Challenger School

Back to School


I am writing this blog on the eve of the first day of school. By the time you read this, this first day will have come and gone.

I am looking forward to tomorrow and am wondering when my son is too old to have me walk him into the building. It seems so harsh to just drop him off and drive away. I want to make sure he makes it to class. I want to make sure his teacher sees him. I want to make sure he knows that I care about him.

I am especially missing my mom this time of year. My mom was such an integral part of my schooling. I wish she were here to see Jadden’s first day in the fifth grade. I don’t remember if she walked me to class on the first day. But my mom was ever-present during my schooling. She made sure I had a first day outfit and new shoes. She made sure I walked into my class on the first day with a new backpack and new school supplies. These are some of the ways I am keeping my mom alive during this back to school season.

I told my son that I was going to enter the building with him and embarrass him— give him hugs and kisses in front of all his friends. He has warned me against this.

I’m just joking with him though. I do think it’s interesting, when kids enter a period of being embarrassed of and by their parents. At times, I was embarrassed by my parents. My mom used to brag about me to anyone who would listen. This embarrassed me. What I wouldn’t give to be embarrassed by her one more time.

I wonder when my son will stop holding my hand in the store. I tried to hold his hand on the way in to Back to School Night last week. He shunned me. He initially took my hand, and then all of a sudden dropped it as if the self-conscious bug had bitten him.

I wonder when this feeling will overtake him completely.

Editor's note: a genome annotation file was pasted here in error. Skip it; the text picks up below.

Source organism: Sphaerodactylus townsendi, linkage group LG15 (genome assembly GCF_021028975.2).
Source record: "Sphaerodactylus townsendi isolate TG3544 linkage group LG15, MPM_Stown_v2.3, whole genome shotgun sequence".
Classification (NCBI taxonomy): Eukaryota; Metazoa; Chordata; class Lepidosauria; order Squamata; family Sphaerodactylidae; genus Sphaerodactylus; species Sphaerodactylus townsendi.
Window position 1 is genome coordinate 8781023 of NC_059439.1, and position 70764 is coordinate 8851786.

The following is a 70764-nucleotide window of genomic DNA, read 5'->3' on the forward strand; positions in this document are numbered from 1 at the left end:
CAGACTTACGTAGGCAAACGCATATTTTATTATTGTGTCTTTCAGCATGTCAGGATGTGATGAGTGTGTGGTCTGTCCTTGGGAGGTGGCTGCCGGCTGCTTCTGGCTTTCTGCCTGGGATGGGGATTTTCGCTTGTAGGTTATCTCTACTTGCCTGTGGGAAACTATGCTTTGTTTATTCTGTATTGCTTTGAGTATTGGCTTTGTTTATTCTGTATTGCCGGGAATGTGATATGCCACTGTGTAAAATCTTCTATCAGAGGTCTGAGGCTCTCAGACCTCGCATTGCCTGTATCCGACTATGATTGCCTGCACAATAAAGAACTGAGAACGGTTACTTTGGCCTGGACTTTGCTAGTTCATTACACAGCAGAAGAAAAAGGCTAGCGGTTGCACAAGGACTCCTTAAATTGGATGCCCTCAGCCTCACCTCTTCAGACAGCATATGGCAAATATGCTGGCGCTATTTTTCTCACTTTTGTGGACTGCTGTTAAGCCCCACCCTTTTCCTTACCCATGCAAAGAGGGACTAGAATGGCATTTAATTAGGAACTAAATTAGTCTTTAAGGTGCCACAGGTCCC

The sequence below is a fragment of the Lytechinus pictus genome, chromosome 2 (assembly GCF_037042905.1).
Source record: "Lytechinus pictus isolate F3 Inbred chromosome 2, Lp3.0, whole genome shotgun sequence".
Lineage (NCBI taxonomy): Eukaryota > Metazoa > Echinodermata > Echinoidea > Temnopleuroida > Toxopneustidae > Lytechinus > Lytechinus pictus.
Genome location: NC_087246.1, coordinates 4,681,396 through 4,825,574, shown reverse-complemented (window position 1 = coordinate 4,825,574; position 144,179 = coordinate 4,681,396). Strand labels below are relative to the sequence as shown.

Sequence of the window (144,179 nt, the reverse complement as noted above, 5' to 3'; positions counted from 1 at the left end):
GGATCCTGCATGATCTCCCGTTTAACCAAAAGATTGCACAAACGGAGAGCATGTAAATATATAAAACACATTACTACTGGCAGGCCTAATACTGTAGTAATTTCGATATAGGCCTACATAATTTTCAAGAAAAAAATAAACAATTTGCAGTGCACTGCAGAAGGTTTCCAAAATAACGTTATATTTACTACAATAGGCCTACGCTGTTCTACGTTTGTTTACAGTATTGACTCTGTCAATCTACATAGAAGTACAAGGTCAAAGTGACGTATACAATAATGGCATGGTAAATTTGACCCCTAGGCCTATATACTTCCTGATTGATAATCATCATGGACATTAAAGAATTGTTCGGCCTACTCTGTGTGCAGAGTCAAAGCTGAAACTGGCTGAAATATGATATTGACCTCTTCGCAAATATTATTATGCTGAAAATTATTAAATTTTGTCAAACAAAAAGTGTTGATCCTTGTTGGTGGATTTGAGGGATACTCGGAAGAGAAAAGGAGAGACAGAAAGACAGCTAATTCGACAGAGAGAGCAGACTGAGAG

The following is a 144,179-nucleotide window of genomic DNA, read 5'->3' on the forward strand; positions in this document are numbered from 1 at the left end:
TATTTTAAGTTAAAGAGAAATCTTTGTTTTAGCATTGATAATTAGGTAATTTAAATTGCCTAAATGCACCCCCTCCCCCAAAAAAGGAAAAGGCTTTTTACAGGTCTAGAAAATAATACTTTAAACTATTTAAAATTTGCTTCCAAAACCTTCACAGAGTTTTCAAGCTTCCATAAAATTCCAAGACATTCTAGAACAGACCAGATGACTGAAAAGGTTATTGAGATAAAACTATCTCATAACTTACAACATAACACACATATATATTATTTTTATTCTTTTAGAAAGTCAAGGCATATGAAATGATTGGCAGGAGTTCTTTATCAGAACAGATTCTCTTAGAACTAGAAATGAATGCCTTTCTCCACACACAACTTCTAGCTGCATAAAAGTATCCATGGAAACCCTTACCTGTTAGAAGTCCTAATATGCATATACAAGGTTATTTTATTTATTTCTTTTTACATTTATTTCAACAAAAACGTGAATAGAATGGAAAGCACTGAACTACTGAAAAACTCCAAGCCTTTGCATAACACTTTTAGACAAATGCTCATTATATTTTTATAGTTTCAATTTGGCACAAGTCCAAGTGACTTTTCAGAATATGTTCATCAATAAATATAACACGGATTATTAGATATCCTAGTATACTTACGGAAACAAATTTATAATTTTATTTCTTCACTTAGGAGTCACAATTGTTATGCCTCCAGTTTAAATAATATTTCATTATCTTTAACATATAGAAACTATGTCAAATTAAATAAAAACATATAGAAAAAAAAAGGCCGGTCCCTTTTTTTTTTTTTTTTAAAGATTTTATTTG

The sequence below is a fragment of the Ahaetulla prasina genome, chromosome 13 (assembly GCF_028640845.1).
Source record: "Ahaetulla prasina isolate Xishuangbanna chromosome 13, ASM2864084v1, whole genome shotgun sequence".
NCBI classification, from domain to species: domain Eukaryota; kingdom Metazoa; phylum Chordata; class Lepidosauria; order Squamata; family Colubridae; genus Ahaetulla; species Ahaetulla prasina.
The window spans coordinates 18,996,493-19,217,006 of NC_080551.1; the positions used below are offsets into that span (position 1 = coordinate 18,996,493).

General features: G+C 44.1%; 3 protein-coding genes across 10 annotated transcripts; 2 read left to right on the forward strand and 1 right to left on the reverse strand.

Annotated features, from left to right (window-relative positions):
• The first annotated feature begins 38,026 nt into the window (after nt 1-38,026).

I have told Jadden that I’m going to walk in to school with him tomorrow. On the first day. After that, I can drop him off and he can monitor his own arrival in class. But the first day still belongs to me. The joyous feeling of being the proud dad who snaps first-day pictures and sees their child off, looking like a bright and shiny new penny, is still something I am holding tight to.

Being a parent and losing my mom has made me all the more mindful about the special moments that come and go so quickly. I keep being reminded to enjoy this while I can—that soon Jadden will be a teenager and then all bets are off.

Whenever this is, I’m not going to worry about it now. If I worried about it now, I might project this on to Jadden and let him go all alone in to the building tomorrow.

I might watch him disappear into front doors and just imagine the look on his face as he is greeted by his new teacher on his first day of fifth grade. I might convince myself that this is what he wants—to be totally independent and make his way on his own.

I’m not going to worry about the Jadden of tomorrow. It will come when it comes and might bite me in the butt. In the meantime, though, I’m going to stay focused on the here and now and enjoy every minute of walking my son to class on his first day.

About author

Dr. Jim Martin

Dr. Jim Martin

Jim Martin is a principal in the Salt Lake City School District and foster dad to two boys. He is graduate of Westminster College, where he earned a Bachelor of Arts degree in elementary education. He then went on to get a Masters degree in Teaching and Learning and a Doctorate in Educational Leadership and Policy. Jim has taught kindergarten, first, fourth, and fifth grades. This is his tenth year as a public school administrator. In his spare time, Jim loves theatre and has acted in over 30 productions. He is the artistic director of a local theatre company.

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